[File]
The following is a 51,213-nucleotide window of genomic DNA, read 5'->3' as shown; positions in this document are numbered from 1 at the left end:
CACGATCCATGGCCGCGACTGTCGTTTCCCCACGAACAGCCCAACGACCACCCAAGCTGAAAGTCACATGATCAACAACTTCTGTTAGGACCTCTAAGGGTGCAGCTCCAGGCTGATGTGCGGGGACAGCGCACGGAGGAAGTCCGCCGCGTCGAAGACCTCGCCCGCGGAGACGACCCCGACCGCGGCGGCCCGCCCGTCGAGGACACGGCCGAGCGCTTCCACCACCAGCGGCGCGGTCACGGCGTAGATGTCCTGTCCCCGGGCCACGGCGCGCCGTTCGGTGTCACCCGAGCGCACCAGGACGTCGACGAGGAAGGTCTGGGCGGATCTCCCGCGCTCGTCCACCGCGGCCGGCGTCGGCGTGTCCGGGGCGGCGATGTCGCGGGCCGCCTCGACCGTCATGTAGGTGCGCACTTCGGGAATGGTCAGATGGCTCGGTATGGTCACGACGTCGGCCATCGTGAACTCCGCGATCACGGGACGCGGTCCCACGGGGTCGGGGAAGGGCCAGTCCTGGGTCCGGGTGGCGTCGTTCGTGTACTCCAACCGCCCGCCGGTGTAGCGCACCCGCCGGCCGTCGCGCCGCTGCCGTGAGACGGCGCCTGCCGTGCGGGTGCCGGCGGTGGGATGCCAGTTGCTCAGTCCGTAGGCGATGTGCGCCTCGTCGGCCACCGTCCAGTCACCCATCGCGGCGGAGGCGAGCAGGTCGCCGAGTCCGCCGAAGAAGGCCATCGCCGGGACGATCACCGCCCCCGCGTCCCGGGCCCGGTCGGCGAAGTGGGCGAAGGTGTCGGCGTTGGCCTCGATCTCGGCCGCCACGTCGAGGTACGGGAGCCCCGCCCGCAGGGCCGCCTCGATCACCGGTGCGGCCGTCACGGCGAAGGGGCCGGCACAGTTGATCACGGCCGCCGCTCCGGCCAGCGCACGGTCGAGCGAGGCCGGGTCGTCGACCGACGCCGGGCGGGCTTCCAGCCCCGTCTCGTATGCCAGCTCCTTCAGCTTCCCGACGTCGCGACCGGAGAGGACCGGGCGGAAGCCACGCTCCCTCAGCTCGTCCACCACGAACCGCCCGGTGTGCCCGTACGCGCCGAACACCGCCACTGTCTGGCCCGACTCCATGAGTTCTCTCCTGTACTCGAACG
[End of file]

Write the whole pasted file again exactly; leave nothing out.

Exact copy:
The following is a 51,213-nucleotide window of genomic DNA, read 5'->3' as shown; positions in this document are numbered from 1 at the left end:
CACGATCCATGGCCGCGACTGTCGTTTCCCCACGAACAGCCCAACGACCACCCAAGCTGAAAGTCACATGATCAACAACTTCTGTTAGGACCTCTAAGGGTGCAGCTCCAGGCTGATGTGCGGGGACAGCGCACGGAGGAAGTCCGCCGCGTCGAAGACCTCGCCCGCGGAGACGACCCCGACCGCGGCGGCCCGCCCGTCGAGGACACGGCCGAGCGCTTCCACCACCAGCGGCGCGGTCACGGCGTAGATGTCCTGTCCCCGGGCCACGGCGCGCCGTTCGGTGTCACCCGAGCGCACCAGGACGTCGACGAGGAAGGTCTGGGCGGATCTCCCGCGCTCGTCCACCGCGGCCGGCGTCGGCGTGTCCGGGGCGGCGATGTCGCGGGCCGCCTCGACCGTCATGTAGGTGCGCACTTCGGGAATGGTCAGATGGCTCGGTATGGTCACGACGTCGGCCATCGTGAACTCCGCGATCACGGGACGCGGTCCCACGGGGTCGGGGAAGGGCCAGTCCTGGGTCCGGGTGGCGTCGTTCGTGTACTCCAACCGCCCGCCGGTGTAGCGCACCCGCCGGCCGTCGCGCCGCTGCCGTGAGACGGCGCCTGCCGTGCGGGTGCCGGCGGTGGGATGCCAGTTGCTCAGTCCGTAGGCGATGTGCGCCTCGTCGGCCACCGTCCAGTCACCCATCGCGGCGGAGGCGAGCAGGTCGCCGAGTCCGCCGAAGAAGGCCATCGCCGGGACGATCACCGCCCCCGCGTCCCGGGCCCGGTCGGCGAAGTGGGCGAAGGTGTCGGCGTTGGCCTCGATCTCGGCCGCCACGTCGAGGTACGGGAGCCCCGCCCGCAGGGCCGCCTCGATCACCGGTGCGGCCGTCACGGCGAAGGGGCCGGCACAGTTGATCACGGCCGCCGCTCCGGCCAGCGCACGGTCGAGCGAGGCCGGGTCGTCGACCGACGCCGGGCGGGCTTCCAGCCCCGTCTCGTATGCCAGCTCCTTCAGCTTCCCGACGTCGCGACCGGAGAGGACCGGGCGGAAGCCACGCTCCCTCAGCTCGTCCACCACGAACCGCCCGGTGTGCCCGTACGCGCCGAACACCGCCACTGTCTGGCCCGACTCCATGAGTTCTCTCCTGTACTCGAACG